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Learning About Values by Christopher Drake
Paper for the Sixteenth Annual Conference of The Hong Kong
Educational Research Association
"Exploring New Frontiers in Education", Hong Kong, China, October 1999

This article in PDF format - 31 kb

As humanity stands at the threshold of the frontier to a new millennium, one distinguishing feature of the land ahead is that life will be full of many challenges. The world of tomorrow will almost certainly be more demanding than that of today. An information explosion, technology, increased social and environmental problems, new demands for ethical responsibility and accountability, the relentless pace of change, internationalization, demographics and a new global consciousness are all exerting new pressures on the individual and world society as a whole. 

Remarkable progress has been made in some areas of life for some people but such afflictions as pollution, poverty, injustice, violence and ignorance remain and, in this globalized world, they cannot be ignored by anyone. Increasingly, a fresh concept of learning is being seen as indispensable to our further progress, and indeed survival. Education is being called on not only to provide a nurturing life-line for the self but also to pave the way to overall human development and well-being: to trail-blaze a broad path of learning for all that begins, at the latest, in the cradle and never ends. On this new vision of learning, and consequent new levels of understanding and awareness, we have laid our hopes and aspirations for a world of peace, prosperity and harmony. 

For this vision of learning to be translated into action, we must explore new frontiers of education and open rich new seams of understanding. Our understanding must not only extend out to the changing world around us but first of all must reach inwards to the unchanging inner self so that we can develop and grow as whole human beings, with a clear sense of self-identity and integrity, and thus realize our full potential. And if we wish to extend our horizon to encompass an advanced tomorrow we must not overlook the fundamentals; learning is as much about truth and life as knowledge and living. The concept of learning as a life-long process was firmly established by Learning to Be, the 1972 report of the Faure Commission, but attention now needs to focus on the width and depth of our education as much as on its length. As Learning: The Treasure Within, the 1996 report to UNESCO of the International Commission on Education for the Twenty-first Century by Jacques Delors et al., states: "Choosing a type of education means choosing a type of society". Thus, narrow and shallow education will only lead to narrow and shallow minds and people; surely our destiny must be more than this. 

The quality of life, standards of living and overall well-being of society depend to a large extent on the values it lives by and the quality of choices that are made by the individuals within it. Education must address the whole person, and include the ethical and personal; these dimensions of learning must be seen to be at least as essential as the conventional basic components of education and intellectual development.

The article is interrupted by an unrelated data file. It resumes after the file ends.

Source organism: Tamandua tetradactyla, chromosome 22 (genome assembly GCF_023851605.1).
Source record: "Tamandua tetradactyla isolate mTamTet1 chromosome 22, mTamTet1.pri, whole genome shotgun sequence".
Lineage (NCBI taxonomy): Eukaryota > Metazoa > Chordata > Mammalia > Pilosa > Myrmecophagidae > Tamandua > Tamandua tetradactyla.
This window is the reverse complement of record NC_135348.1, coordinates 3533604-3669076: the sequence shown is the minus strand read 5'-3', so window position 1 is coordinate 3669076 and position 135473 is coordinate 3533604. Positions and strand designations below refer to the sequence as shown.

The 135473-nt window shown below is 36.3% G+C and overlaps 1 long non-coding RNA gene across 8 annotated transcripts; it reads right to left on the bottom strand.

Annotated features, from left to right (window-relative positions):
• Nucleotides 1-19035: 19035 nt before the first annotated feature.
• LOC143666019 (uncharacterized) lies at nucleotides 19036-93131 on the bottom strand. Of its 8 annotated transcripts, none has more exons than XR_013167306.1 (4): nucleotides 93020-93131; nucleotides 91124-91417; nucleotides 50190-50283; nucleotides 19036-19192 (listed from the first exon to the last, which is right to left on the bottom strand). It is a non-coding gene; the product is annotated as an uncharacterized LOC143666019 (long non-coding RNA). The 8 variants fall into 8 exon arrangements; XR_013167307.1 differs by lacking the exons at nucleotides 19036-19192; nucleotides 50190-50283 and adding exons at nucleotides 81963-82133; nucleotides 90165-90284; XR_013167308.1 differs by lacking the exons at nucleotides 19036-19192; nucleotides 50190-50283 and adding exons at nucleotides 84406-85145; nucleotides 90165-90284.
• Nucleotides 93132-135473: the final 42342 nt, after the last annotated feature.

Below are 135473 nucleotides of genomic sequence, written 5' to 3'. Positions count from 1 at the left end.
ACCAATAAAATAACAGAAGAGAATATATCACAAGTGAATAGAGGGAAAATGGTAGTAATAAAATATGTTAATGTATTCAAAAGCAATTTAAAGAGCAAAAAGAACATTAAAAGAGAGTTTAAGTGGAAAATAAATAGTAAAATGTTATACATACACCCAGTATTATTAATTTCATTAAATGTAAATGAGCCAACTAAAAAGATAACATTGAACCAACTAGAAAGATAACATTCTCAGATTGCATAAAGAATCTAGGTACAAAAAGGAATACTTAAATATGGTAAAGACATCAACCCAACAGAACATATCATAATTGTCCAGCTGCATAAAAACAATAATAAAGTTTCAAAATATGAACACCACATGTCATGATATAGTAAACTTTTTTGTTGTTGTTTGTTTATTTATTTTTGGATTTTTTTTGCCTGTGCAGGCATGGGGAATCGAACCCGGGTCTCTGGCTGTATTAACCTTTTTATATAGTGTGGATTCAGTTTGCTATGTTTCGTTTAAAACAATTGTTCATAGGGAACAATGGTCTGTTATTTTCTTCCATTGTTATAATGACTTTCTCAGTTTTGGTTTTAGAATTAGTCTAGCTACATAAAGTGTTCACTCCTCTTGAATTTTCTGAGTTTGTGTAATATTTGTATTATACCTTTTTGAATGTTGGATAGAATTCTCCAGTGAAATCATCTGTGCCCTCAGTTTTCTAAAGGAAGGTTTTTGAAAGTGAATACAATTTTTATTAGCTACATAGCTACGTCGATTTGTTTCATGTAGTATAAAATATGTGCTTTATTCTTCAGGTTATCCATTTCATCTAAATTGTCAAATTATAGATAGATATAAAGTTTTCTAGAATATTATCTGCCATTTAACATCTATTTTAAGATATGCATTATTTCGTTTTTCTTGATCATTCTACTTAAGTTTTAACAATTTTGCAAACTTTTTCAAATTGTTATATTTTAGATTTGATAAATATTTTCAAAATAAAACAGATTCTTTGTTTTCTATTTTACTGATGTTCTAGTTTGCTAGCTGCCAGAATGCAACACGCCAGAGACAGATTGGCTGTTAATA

The World Declaration on Education for All, produced at the 1990 World Conference on Education for All at Jomtien, Thailand, defines basic learning needs as comprising "both essential learning tools (such as literacy, oral expression, numeracy and problem solving) and the basic learning content (such as knowledge, skills, values and attitudes) required by human beings to be able to survive, to develop their full capacities, to live and work in dignity, to participate fully in development, to improve the quality of their lives, to make informed decisions and to continue learning." 

Life tomorrow, and indeed today, is thus marked by the need for a tremendous breadth of personal capacity and the ability to make informed and balanced choices: choices we make as individuals in our own right, exercising our freewill, and also as members of society and the world community. The new frontiers that the world is facing demand that education reform itself. 

It is clear that learning must be a life-long process but it also needs to be life-wide and life-deep: it must address the whole person and give individuals a breadth and depth of personality and personal skills in their preparation for life. The era that we are hurtling into is of a knowledge-based e-world but as everyone becomes an instant intellectual, in one way or another, we must not overlook personal and social maturity. As well as nurturing intellectual development, education must help individuals identify, and adopt, personal and social values that they can call on to guide the decisions they make, their relationships, work and life as a whole. It must help them develop a depth of character and a clear sense of their own identity, integrity and what they believe to be important in life. We must learn, and keep learning, about the rights we have as individuals but also about the responsibilities that go with them and the values that are the building blocks of rights and responsibilities.

As important as the task itself is how we learn about and teach these values. Young minds have energy, drive and curiosity but need guidance and road-markers if their journey towards maturity and wisdom is to be secure and successful. Such guidance should respect and reflect the dignity, individuality and freedom of reflective and critical choice of the learner.